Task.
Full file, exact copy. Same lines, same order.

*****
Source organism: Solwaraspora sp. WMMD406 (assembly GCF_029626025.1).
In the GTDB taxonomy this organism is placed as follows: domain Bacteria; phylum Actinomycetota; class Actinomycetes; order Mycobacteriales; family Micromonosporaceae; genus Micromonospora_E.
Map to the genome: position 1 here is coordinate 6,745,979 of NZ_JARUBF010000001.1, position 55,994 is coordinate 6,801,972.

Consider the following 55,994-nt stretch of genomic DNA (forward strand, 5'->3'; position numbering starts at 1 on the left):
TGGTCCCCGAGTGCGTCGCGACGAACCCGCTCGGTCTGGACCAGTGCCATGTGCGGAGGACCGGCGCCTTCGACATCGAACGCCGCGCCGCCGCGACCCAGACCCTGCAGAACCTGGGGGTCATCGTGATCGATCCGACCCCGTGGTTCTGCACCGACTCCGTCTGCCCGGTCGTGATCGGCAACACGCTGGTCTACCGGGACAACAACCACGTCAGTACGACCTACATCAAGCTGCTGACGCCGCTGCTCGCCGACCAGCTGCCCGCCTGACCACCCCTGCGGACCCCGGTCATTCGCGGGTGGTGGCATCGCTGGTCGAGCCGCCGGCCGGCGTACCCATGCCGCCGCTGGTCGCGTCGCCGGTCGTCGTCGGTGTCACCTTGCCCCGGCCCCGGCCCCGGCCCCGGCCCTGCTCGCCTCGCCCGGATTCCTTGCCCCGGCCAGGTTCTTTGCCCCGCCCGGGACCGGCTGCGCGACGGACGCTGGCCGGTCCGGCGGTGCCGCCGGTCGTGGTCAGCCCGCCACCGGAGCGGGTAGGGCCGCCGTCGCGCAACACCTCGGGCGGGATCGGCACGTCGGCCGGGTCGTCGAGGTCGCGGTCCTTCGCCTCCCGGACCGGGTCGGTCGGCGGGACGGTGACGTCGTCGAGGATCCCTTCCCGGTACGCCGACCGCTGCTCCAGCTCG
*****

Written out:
Source organism: Solwaraspora sp. WMMD406 (assembly GCF_029626025.1).
In the GTDB taxonomy this organism is placed as follows: domain Bacteria; phylum Actinomycetota; class Actinomycetes; order Mycobacteriales; family Micromonosporaceae; genus Micromonospora_E.
Map to the genome: position 1 here is coordinate 6,745,979 of NZ_JARUBF010000001.1, position 55,994 is coordinate 6,801,972.

Consider the following 55,994-nt stretch of genomic DNA (forward strand, 5'->3'; position numbering starts at 1 on the left):
TGGTCCCCGAGTGCGTCGCGACGAACCCGCTCGGTCTGGACCAGTGCCATGTGCGGAGGACCGGCGCCTTCGACATCGAACGCCGCGCCGCCGCGACCCAGACCCTGCAGAACCTGGGGGTCATCGTGATCGATCCGACCCCGTGGTTCTGCACCGACTCCGTCTGCCCGGTCGTGATCGGCAACACGCTGGTCTACCGGGACAACAACCACGTCAGTACGACCTACATCAAGCTGCTGACGCCGCTGCTCGCCGACCAGCTGCCCGCCTGACCACCCCTGCGGACCCCGGTCATTCGCGGGTGGTGGCATCGCTGGTCGAGCCGCCGGCCGGCGTACCCATGCCGCCGCTGGTCGCGTCGCCGGTCGTCGTCGGTGTCACCTTGCCCCGGCCCCGGCCCCGGCCCCGGCCCTGCTCGCCTCGCCCGGATTCCTTGCCCCGGCCAGGTTCTTTGCCCCGCCCGGGACCGGCTGCGCGACGGACGCTGGCCGGTCCGGCGGTGCCGCCGGTCGTGGTCAGCCCGCCACCGGAGCGGGTAGGGCCGCCGTCGCGCAACACCTCGGGCGGGATCGGCACGTCGGCCGGGTCGTCGAGGTCGCGGTCCTTCGCCTCCCGGACCGGGTCGGTCGGCGGGACGGTGACGTCGTCGAGGATCCCTTCCCGGTACGCCGACCGCTGCTCCAGCTCG